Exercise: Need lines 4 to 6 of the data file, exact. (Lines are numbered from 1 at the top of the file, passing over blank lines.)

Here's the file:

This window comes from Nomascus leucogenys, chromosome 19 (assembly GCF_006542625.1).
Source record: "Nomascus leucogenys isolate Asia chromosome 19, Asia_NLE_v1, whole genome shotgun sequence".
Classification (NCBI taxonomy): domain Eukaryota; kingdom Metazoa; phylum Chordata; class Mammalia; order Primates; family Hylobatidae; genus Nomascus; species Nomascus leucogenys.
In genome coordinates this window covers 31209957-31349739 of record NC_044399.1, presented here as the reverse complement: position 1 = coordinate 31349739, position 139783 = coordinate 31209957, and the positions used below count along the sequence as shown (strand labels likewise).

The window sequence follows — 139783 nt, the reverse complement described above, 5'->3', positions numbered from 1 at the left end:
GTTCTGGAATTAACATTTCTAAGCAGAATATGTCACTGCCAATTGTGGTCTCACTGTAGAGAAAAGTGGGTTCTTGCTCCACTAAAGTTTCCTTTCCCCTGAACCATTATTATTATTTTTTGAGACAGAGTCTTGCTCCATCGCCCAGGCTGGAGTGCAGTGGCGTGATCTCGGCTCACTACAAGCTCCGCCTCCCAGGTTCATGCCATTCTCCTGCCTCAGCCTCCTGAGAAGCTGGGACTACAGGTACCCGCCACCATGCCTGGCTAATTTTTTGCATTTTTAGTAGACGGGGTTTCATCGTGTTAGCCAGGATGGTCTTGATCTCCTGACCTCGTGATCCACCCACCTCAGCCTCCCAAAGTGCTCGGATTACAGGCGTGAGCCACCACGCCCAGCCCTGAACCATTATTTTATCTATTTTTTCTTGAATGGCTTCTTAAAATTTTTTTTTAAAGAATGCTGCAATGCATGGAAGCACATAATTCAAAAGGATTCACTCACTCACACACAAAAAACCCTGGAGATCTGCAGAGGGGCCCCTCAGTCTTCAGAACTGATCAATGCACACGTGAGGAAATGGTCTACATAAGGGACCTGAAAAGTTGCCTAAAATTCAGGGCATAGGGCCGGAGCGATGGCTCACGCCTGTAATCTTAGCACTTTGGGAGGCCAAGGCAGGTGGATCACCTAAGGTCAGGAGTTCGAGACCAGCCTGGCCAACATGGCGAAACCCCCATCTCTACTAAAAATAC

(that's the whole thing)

In genome coordinates this window covers 31209957-31349739 of record NC_044399.1, presented here as the reverse complement: position 1 = coordinate 31349739, position 139783 = coordinate 31209957, and the positions used below count along the sequence as shown (strand labels likewise).

The window sequence follows — 139783 nt, the reverse complement described above, 5'->3', positions numbered from 1 at the left end:
GTTCTGGAATTAACATTTCTAAGCAGAATATGTCACTGCCAATTGTGGTCTCACTGTAGAGAAAAGTGGGTTCTTGCTCCACTAAAGTTTCCTTTCCCCTGAACCATTATTATTATTTTTTGAGACAGAGTCTTGCTCCATCGCCCAGGCTGGAGTGCAGTGGCGTGATCTCGGCTCACTACAAGCTCCGCCTCCCAGGTTCATGCCATTCTCCTGCCTCAGCCTCCTGAGAAGCTGGGACTACAGGTACCCGCCACCATGCCTGGCTAATTTTTTGCATTTTTAGTAGACGGGGTTTCATCGTGTTAGCCAGGATGGTCTTGATCTCCTGACCTCGTGATCCACCCACCTCAGCCTCCCAAAGTGCTCGGATTACAGGCGTGAGCCACCACGCCCAGCCCTGAACCATTATTTTATCTATTTTTTCTTGAATGGCTTCTTAAAATTTTTTTTTAAAGAATGCTGCAATGCATGGAAGCACATAATTCAAAAGGATTCACTCACTCACACACAAAAAACCCTGGAGATCTGCAGAGGGGCCCCTCAGTCTTCAGAACTGATCAATGCACACGTGAGGAAATGGTCTACATAAGGGACCTGAAAAGTTGCCTAAAATTCAGGGCATAGGGCCGGAGCGATGGCTCACGCCTGTAATCTTAGCACTTTGGGAGGCCAAGGCAGGTGGATCACCTAAGGTCAGGAGTTCGAGACCAGCCTGGCCAACATGGCGAAACCCCCATCTCTACTAAAAATAC